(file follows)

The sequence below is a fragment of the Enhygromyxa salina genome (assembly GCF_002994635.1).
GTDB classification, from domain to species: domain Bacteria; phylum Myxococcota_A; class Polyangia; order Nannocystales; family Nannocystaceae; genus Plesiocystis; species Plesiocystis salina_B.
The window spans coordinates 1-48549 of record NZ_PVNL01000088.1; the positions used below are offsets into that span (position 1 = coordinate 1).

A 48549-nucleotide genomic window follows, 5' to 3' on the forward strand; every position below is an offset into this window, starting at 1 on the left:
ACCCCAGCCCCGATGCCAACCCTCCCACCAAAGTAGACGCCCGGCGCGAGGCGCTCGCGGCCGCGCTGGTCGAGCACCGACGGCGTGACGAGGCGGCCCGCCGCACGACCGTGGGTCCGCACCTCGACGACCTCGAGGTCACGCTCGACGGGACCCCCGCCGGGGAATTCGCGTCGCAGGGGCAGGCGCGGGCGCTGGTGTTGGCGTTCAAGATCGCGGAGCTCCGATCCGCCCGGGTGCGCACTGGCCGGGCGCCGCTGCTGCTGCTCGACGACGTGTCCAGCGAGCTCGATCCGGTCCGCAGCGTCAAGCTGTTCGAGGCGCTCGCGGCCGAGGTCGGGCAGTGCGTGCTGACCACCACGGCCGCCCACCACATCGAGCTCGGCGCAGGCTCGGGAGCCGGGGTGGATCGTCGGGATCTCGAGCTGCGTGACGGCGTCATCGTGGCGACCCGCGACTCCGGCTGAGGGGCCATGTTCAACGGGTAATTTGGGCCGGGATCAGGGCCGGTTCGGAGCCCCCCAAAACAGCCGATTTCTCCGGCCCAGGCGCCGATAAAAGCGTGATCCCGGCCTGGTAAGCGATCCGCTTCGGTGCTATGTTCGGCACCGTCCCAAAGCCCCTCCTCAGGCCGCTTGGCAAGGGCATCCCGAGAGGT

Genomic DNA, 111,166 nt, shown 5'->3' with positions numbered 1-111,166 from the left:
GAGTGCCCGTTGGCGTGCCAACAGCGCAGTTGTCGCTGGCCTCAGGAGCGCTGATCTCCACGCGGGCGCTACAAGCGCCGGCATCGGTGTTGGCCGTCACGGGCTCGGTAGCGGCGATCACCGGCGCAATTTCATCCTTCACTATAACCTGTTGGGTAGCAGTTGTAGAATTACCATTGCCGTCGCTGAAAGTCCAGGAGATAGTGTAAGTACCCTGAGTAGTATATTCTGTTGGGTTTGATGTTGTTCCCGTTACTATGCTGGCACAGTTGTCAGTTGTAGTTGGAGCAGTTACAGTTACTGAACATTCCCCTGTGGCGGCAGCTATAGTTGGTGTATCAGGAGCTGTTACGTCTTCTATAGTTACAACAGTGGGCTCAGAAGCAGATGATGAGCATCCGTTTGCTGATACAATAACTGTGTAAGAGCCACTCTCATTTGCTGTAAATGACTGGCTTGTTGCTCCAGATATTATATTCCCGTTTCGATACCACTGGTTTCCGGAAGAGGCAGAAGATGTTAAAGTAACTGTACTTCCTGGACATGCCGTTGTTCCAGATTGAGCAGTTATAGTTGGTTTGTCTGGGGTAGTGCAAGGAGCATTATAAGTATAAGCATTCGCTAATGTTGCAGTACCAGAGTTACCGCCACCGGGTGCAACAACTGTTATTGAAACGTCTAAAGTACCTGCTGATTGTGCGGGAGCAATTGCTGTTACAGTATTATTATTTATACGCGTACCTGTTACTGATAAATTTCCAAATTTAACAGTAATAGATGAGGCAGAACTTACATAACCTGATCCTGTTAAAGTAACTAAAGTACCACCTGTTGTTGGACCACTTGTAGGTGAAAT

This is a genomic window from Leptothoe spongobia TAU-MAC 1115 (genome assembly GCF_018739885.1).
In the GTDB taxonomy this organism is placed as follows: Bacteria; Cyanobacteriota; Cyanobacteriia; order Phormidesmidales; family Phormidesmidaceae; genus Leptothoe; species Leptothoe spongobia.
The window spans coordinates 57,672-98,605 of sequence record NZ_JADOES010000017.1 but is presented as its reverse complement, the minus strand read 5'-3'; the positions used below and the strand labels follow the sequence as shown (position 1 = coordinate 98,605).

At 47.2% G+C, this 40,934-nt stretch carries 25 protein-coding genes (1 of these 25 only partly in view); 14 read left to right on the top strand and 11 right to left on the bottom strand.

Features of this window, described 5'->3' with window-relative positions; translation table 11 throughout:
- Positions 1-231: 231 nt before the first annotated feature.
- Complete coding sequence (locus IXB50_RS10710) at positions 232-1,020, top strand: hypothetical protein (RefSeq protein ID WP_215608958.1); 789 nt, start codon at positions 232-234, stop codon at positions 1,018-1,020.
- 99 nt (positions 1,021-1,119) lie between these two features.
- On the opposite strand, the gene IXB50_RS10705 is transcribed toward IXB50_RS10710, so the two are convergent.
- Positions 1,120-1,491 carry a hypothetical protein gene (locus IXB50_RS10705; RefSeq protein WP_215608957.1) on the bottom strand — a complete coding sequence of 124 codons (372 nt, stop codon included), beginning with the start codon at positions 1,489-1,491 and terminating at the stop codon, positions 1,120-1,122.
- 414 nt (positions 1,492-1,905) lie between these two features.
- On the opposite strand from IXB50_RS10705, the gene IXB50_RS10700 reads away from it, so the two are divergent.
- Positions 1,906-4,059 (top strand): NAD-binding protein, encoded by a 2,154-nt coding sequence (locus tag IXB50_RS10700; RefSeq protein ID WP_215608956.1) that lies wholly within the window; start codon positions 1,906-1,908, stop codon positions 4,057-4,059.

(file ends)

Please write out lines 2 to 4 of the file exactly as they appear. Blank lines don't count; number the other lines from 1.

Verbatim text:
GTDB classification, from domain to species: domain Bacteria; phylum Myxococcota_A; class Polyangia; order Nannocystales; family Nannocystaceae; genus Plesiocystis; species Plesiocystis salina_B.
The window spans coordinates 1-48549 of record NZ_PVNL01000088.1; the positions used below are offsets into that span (position 1 = coordinate 1).

A 48549-nucleotide genomic window follows, 5' to 3' on the forward strand; every position below is an offset into this window, starting at 1 on the left: